Getting Ready for Executive Transitions: Key Actions for Boards


Facing an executive transition is sobering and daunting for most board leaders, executives, and staffs. There are too many moving parts in a complex organization for the transition of the top leader to be simple. Boards that have not experienced the responsibility of managing an executive transition often underestimate what is involved.

Every transition is different. There are patterns that are helpful to understand. It is the culture and the context – what is going on in the organization and how healthy the organization is – that will determine what is needed for the specific transition.

My friend and colleague at Raffa (now Marcum), Rachael Gibson, offers all leaders of nonprofits, and particularly the board leaders, a clear and concrete set of steps to take when facing CEO transition.


“Prepare your Organization for a CEO Transition”

A change in CEO leadership is inevitable for all organizations. It is a time of risk, opportunity and certainly indicates a period when the Board must increase their level of engagement. Successful leadership transitions occur when organizations are thoughtful about how they prepare for the change.

Below are seven steps to take prior to launching the successful search and leadership transition for your new CEO:

  1. Assess the organization’s ability to advance its mission– Review the four core areas that support the organization’s sustainability and effectiveness in advancing its mission. This includes Strategy/ Business Model, Resources (financial and in-kind), Leadership, and Culture. Based on this assessment, intentionally identify how to position the organization for the future to ensure that it continues to be an asset to the communities being served.
  2. Review your organization’s succession policy –A CEO position succession policy is a routine risk management tool that addresses proper steps to ensure leadership continuity in the event of a planned or unplanned CEO absence.
  3. Agree on the CEO’s departure timeline –Whether or not a CEO is departing of his/her accord, a planned and agreed upon end date is necessary. A set timeline also allows the Board and staff to plan the timing of transition activities.
  4. Develop a transition timeline –Agree on the timing/dates for each aspect of the transition, including but not limited to: implementation for any organizational development/sustainability activities deemed necessary prior to the hiring of the new CEO, communicating the transition to internal and external stakeholders, launching a search for a new CEO, and onboarding a new CEO.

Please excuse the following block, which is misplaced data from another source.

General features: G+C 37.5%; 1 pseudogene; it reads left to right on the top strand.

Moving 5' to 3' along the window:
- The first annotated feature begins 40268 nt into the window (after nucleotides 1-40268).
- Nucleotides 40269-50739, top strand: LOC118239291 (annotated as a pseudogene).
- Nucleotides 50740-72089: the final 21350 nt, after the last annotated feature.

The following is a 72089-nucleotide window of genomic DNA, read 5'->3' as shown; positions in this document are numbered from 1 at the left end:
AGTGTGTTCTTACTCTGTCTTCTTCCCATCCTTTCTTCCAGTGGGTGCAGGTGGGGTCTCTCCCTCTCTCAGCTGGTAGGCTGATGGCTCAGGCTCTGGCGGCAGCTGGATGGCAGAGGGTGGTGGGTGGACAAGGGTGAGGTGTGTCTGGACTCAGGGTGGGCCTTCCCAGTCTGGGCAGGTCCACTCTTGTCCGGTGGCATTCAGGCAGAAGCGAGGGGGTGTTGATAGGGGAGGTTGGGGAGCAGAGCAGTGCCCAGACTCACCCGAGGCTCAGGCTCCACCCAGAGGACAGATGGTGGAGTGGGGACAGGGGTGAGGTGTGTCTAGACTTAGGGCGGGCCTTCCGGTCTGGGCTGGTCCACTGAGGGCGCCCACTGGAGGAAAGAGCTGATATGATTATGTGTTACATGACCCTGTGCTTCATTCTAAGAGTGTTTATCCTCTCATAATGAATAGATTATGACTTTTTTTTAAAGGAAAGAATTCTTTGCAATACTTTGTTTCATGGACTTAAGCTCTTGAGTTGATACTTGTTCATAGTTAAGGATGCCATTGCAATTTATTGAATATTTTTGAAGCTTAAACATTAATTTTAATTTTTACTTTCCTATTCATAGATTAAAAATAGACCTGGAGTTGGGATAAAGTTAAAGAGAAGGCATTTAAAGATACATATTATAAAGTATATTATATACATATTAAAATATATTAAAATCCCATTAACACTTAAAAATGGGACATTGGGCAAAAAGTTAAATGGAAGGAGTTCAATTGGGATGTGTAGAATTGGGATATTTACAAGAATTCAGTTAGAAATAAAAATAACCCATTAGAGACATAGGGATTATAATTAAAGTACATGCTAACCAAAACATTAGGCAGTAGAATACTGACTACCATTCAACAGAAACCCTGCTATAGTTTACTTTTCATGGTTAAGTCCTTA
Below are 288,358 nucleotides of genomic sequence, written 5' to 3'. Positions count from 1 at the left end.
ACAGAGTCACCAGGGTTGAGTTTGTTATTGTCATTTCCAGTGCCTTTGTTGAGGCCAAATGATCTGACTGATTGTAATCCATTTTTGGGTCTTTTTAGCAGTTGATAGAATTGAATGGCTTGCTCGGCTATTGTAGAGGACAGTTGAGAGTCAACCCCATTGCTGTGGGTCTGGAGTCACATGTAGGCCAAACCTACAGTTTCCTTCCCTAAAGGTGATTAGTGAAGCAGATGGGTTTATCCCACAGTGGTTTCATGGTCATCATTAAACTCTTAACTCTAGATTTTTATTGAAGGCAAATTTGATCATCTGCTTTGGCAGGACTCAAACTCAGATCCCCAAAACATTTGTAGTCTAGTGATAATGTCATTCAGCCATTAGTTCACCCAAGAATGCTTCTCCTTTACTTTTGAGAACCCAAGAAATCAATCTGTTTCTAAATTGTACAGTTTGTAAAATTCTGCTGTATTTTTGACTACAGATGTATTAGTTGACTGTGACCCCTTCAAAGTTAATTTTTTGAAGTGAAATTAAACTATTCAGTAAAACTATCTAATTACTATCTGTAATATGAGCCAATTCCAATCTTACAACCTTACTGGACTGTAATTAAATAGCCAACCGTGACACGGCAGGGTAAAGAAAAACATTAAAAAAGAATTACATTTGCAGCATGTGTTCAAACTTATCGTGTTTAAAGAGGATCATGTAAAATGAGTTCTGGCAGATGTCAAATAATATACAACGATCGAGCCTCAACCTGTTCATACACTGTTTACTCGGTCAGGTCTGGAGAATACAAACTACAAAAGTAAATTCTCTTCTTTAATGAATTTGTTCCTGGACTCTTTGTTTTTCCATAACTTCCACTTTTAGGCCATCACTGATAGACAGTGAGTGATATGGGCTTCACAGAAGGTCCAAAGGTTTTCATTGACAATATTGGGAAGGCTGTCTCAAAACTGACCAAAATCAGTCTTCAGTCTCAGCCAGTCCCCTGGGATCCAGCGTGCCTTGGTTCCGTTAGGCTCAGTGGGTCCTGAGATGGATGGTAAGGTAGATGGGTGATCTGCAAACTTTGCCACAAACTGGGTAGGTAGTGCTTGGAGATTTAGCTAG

5. Appoint a transition and search committee– Typically the Transition and Search Committee is comprised of board members who are responsible for the organization’s implementation of appropriate transition activities. The committee also manages and executes the search process as well as makes sure that the new CEO is onboarded in a thoughtful manner. Typically, the duration of the committee’s appointment is from the beginning of the transition process through the hired executive’s six-month performance review.
  6. Develop a communications plan –A proactive and coordinated communications plan seeks to inform and assure key stakeholders that the CEO transition is a planned, win-win scenario for the executive and the organization. It also indicates that the organization will thrive under new leadership. It is important to note that absence of information often is filled with inaccurate or negative assumptions. Therefore, it is important to regularly update these key stakeholders, and particularly internal stakeholders, of important transition-related activities.
  7. Actively and thoughtfully engage the board and staff –Solicit opinions and ideas from the staff and board to understand the organizational values and aspects of the culture that should be preserved or elevated. Similarly, acknowledge the key skill sets and leadership attributes needed in the future CEO.

The Search, Transition and Planning practice of Raffa (Marcum’s Nonprofit & Social Sector Group) combines new tools, cutting edge thinking, and proven practices to build capacity and strengthen mission-driven organizations. Raffa-Marcum is the partner nonprofits count on to deliver strategies and resources to prepare for the future. Our consultants – many of whom are former nonprofit leaders themselves – specialize in working with board and senior-level executives. (


  • Tom Adams writes and speaks on topics vital to the intersection of our personal lives with our community and global lives. He has for decades been engaged in and written about nonprofit leadership and transitions, spirituality and spiritual growth, how we each contribute to a more just and equitable world and recovery from addictions and the Twelve Step recovery movement.